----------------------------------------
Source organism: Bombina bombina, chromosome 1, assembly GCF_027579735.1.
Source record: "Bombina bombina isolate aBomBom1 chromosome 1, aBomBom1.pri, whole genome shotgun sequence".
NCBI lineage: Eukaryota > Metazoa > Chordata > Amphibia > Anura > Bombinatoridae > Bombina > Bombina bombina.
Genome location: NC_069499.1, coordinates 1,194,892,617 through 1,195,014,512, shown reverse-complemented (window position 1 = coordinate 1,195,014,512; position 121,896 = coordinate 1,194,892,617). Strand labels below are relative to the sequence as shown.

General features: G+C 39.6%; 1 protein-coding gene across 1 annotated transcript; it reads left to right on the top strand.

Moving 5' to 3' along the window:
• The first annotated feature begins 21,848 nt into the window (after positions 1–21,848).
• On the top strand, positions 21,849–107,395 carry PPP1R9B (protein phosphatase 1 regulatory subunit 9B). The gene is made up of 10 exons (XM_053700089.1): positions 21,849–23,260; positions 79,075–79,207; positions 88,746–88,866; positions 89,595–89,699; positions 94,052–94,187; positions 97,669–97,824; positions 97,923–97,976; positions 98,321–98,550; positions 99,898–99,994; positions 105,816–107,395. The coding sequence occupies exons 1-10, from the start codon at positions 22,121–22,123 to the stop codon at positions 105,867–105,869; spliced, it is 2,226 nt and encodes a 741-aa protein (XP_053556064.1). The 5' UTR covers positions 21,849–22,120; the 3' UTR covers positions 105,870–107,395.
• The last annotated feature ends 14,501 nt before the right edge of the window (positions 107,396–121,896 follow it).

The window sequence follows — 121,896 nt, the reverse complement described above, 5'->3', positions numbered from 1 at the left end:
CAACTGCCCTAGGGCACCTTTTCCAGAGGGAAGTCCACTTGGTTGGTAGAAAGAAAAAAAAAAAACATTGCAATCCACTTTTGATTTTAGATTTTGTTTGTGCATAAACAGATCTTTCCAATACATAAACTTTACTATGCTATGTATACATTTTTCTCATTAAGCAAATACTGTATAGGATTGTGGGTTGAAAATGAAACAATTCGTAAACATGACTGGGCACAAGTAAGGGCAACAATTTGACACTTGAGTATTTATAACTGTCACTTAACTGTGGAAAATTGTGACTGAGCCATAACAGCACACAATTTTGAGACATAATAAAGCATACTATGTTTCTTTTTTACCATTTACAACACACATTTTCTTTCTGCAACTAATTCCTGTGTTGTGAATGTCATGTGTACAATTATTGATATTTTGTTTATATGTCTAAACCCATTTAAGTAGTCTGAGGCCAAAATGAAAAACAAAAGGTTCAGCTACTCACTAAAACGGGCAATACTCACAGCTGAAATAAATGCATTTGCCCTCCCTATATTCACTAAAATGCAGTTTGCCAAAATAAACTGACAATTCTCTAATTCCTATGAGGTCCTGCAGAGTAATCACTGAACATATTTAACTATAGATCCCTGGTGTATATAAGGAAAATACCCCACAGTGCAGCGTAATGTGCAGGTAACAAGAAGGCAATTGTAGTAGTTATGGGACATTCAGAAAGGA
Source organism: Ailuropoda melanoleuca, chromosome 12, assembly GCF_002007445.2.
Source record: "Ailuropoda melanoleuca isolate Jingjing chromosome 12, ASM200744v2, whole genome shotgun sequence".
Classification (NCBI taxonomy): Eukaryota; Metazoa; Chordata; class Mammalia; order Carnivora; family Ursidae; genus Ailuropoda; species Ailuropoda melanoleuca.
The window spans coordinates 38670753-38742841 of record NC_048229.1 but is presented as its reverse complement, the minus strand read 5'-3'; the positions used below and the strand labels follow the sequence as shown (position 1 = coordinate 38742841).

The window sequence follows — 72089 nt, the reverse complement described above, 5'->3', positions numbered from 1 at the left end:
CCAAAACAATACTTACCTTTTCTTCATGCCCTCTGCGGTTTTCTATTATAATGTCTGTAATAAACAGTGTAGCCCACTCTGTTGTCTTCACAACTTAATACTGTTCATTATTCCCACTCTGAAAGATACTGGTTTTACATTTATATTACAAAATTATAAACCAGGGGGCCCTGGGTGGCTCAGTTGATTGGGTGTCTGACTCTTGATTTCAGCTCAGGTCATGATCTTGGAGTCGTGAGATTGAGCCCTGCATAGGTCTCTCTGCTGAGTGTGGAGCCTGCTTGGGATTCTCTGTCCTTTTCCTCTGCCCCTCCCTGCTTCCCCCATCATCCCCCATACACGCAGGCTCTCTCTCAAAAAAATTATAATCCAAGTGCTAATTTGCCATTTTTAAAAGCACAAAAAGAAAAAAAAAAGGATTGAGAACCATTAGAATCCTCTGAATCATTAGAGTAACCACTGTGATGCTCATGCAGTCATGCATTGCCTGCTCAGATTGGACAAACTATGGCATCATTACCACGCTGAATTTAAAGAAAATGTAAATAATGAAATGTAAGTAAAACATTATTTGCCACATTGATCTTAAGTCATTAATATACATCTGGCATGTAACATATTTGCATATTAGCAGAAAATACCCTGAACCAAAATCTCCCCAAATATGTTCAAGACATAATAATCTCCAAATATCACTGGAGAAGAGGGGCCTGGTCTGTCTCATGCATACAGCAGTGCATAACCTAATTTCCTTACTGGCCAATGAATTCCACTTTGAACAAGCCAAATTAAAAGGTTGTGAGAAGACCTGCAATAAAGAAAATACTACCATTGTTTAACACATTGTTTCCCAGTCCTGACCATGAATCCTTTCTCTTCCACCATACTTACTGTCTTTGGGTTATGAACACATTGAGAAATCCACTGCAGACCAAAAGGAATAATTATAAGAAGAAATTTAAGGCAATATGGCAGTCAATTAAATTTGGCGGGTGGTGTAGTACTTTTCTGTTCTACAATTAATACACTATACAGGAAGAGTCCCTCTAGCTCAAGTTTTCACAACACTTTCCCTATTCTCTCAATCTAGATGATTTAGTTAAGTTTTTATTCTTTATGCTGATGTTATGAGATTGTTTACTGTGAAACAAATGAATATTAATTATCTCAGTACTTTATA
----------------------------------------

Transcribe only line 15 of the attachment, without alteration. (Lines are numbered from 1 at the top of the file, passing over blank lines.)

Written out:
The window spans coordinates 38670753-38742841 of record NC_048229.1 but is presented as its reverse complement, the minus strand read 5'-3'; the positions used below and the strand labels follow the sequence as shown (position 1 = coordinate 38742841).